Stephanie says: "We are being penalised. I hope people don't get the impression that we are just not paying it. The interest is accumulating." She even mentions the 'nuclear option' of declaring bankruptcy, but adds: "I don't want to be forever in debt."
Graham says: "As far as personal insolvency or bankruptcy goes, to be honest, it scares the life out of me. When I read articles about the banks expecting working families to live on the equivalent of the dole while going through insolvency it gives me sleepless nights. Then you've got comments like Alan Shatter's about people having to sell family jewellery to pay back their creditors. I'm just married over a year and the idea that myself and my wife could lose everything, her engagement and wedding ring included, seems an incredibly harsh price to pay for a situation we played no part in creating."
At the end of July, Tom McFeely, the developer behind Priory Hall, was declared a bankrupt, presenting him with a few problems of his own, not least eviction from his house on Ailesbury Rd in Dublin 4. In Stephanie's words McFeely had "previous", and Graham explains that Priory Hall itself was subject to High Court proceedings in Jun 2006, while it was still under construction, following complaints from the health and safety inspector.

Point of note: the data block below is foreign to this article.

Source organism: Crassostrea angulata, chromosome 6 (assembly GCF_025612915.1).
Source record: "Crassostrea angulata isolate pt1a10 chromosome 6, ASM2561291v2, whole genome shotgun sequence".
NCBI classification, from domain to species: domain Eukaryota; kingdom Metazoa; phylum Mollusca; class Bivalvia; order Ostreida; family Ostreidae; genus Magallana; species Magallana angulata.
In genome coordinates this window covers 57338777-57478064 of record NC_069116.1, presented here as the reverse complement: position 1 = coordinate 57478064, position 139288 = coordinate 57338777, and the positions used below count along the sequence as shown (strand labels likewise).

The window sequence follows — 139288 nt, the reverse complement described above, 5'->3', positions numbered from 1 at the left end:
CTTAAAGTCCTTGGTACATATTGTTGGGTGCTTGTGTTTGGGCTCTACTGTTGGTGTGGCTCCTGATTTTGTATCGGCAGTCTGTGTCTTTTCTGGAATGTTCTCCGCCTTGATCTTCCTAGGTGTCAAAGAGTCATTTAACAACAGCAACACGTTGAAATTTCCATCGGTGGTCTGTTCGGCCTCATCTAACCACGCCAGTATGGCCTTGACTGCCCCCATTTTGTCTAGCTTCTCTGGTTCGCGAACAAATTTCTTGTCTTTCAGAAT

However, the culpability for this mess extends beyond McFeely. Alison says: "I don't think much about him. I think he got away with what he was allowed to get away with." For her, the buck stops with Dublin City Council and the people who introduced self-certification.
"They [the council] had ample opportunity to inspect the place and they didn't. They failed at every single opportunity."
Stephanie believes others have questions to answer, including the Department of the Environment and the current and previous governments.
Graham says: "The residents have been completely failed by politicians. Priory Hall occurred because previous governments, who were in the pockets of developers, passed legislation (self-certification) which favoured the builders and offered no protection to home owners. Local authorities received huge sums in levies (€1.7m for Priory Hall) yet again provided no service to the home owner. Had Dublin City Council spent a fraction of that levy on inspections during construction we would not be in the position we're in today."